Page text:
The other authors of the study include Jessica S. Mounessa, BS, Julia A. Siegel, BA and Cory A. Dunnick, MD.


Legal challenge filed against DEA’s new marijuana extract rule

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By Alicia Wallace, The Cannabist Staff

The hemp industry has taken the DEA to court in the wake of a controversial new rule on marijuana extracts.

Denver’s Hoban Law Group, representing the Hemp Industries Association, Centuria Natural Foods and RMH Holdings LLC, on Friday filed a judicial review action against the U.S. Drug Enforcement Administration, alleging the agency overstepped its bounds when enacting a rule establishing coding for marijuana derivatives such as cannabidiol (CBD) oil. The action, Hoban attorneys allege, puts at risk a booming cannabis and hemp industry and a wide variety of hemp-based products currently on the market.

“We’re talking about jobs and the economy and agricultural (revival),” attorney Bob Hoban said in an interview with The Cannabist on Friday.

The DEA last month confounded many in the cannabis industry with the filing of a final rule notice establishing a Controlled Substances Code Number for “marihuana extract,” and subsequently maintaining marijuana, hemp and their derivatives as Schedule I substances.

DEA officials said the code number would assist in the tracking of materials for research and would aid in complying with treaty provisions. However, compliance attorney Hoban and others expressed concern at the time that the language could result in federal agencies viewing products produced from marijuana and hemp as illegal.

The rule was set to take effect Friday — the same day Hoban filed suit in the U.S. Court of Appeals for the 9th Circuit in San Francisco.

Hoban’s petition seeks a judicial review of the final rule on the basis that the action was inconsistent with the law — including the U.S. Controlled Substances Act and the Agricultural Act of 2014, or the Farm Bill — and effectively amounts to a scheduling action.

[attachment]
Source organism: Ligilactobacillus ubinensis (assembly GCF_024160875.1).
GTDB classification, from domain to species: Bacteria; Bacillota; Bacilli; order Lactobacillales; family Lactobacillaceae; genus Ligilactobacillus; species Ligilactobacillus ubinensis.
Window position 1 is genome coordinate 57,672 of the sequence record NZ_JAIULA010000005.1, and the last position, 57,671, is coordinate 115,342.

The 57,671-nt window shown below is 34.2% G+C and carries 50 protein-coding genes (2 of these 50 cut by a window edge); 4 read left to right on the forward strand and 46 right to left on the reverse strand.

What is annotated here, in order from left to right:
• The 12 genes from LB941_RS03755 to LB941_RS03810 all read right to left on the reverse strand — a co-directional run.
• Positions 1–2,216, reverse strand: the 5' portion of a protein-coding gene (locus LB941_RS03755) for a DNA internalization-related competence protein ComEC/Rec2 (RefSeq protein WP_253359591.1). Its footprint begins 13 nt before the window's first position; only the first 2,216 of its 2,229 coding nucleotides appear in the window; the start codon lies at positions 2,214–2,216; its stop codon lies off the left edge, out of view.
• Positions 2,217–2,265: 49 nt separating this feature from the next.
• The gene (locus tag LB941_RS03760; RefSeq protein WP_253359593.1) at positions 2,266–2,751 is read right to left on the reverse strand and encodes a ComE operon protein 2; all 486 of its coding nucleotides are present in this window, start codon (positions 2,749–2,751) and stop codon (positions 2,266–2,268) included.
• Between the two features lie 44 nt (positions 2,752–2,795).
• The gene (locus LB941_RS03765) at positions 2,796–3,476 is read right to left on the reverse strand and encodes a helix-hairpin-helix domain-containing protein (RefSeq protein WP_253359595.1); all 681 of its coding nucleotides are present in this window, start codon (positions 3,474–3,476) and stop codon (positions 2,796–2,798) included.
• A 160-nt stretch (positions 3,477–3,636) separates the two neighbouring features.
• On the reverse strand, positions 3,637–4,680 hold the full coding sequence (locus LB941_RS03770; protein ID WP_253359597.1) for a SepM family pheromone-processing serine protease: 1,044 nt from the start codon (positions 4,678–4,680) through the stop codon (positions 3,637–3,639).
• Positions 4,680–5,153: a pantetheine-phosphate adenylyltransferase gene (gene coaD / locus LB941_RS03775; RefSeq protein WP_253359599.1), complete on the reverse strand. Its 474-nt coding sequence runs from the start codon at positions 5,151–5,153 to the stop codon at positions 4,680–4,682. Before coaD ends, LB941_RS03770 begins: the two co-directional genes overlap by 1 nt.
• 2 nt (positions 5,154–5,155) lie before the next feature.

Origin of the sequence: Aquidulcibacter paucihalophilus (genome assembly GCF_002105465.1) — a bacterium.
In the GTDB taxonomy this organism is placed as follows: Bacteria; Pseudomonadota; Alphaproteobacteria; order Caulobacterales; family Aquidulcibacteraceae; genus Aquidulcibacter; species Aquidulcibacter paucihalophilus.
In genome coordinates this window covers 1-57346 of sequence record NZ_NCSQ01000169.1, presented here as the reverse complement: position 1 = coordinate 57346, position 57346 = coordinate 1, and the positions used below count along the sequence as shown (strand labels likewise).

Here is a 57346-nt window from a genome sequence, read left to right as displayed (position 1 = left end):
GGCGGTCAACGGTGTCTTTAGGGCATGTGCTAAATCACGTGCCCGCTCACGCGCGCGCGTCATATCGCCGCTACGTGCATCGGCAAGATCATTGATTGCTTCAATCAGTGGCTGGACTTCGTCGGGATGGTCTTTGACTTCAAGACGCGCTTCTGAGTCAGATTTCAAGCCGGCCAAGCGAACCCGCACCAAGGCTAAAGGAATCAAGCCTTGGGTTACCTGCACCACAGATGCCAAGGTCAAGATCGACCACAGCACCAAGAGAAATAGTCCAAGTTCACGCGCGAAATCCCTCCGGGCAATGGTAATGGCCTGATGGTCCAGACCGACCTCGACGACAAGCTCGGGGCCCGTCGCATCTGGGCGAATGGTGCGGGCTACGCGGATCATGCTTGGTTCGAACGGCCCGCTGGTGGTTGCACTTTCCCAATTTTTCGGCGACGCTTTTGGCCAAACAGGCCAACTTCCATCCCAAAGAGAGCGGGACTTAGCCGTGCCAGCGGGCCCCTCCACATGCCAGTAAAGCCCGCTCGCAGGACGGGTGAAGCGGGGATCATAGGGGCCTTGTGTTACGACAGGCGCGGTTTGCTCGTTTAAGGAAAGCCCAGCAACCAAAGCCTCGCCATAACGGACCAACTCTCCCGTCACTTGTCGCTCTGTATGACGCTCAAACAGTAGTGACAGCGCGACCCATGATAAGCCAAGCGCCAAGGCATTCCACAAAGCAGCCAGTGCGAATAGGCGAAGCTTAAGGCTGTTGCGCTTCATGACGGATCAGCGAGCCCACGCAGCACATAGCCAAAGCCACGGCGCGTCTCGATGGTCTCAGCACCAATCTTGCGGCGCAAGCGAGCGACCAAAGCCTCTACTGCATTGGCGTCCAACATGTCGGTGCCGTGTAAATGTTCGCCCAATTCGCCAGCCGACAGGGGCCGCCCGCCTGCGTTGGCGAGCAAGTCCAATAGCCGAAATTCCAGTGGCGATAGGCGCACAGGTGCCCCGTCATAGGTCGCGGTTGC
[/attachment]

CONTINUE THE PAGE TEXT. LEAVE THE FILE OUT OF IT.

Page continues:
A scheduling action, Hoban said, would need congressional approval.

According to the lawsuit:

“Additionally, the final rule creates this new drug code, indicative of being a controlled substance, for substances which are in fact not controlled pursuant to the (Controlled Substances Act),” Hoban attorneys wrote in the lawsuit. “Specifically, the final rule dictates that the mere presence of ‘cannabinoids,’ which are not controlled substances, is the determinative factor of whether a compound is a ‘marihuana extract.’

“Further, the final rule overbroadly defines ‘marihuana extract,’ without reflecting that certain portions and varieties of the genus Cannabis sativa L. are congressionally exempted from the CSA and/or are exempted from being treated as controlled substances altogether pursuant to the relevant laws, as enacted by Congress.”

The Lesser-Known Cousin of CBD CBDV (Cannabidivarin)

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When it comes to the Cannabis sativa herb, the most commonly known cannabinoids are tetrahydrocannabinol (THC) and cannabidiol (CBD). These cannabinoids are responsible for the effects users experience when ingesting the plant, whether psychoactive or not. While THC is known to create a “buzz” among users, CBD is actually a non-psychoactive part of the cannabis plant and is believed to have numerous medicinal benefits, including but not limited to relieving symptoms of seizure disorders and relieving inflammation, anxiety, and nausea. Cannabidivarin (CBDV) is a homologue of CBD, only differing slightly in the chemical composition: the 5-carbon (pentyl) side chain is substituted for a 3-carbon (propyl) sidechain. Unfortunately, CBDV is a rare cannabinoid and has been reported in indica strains from northwest India, hashish strains from Nepal and China. Research revolving around CBDV is in its beginning stages but gaining momentum. While lesser known than its cousin cannabinoid, CBDV is very promising in its advantageous medicinal effects.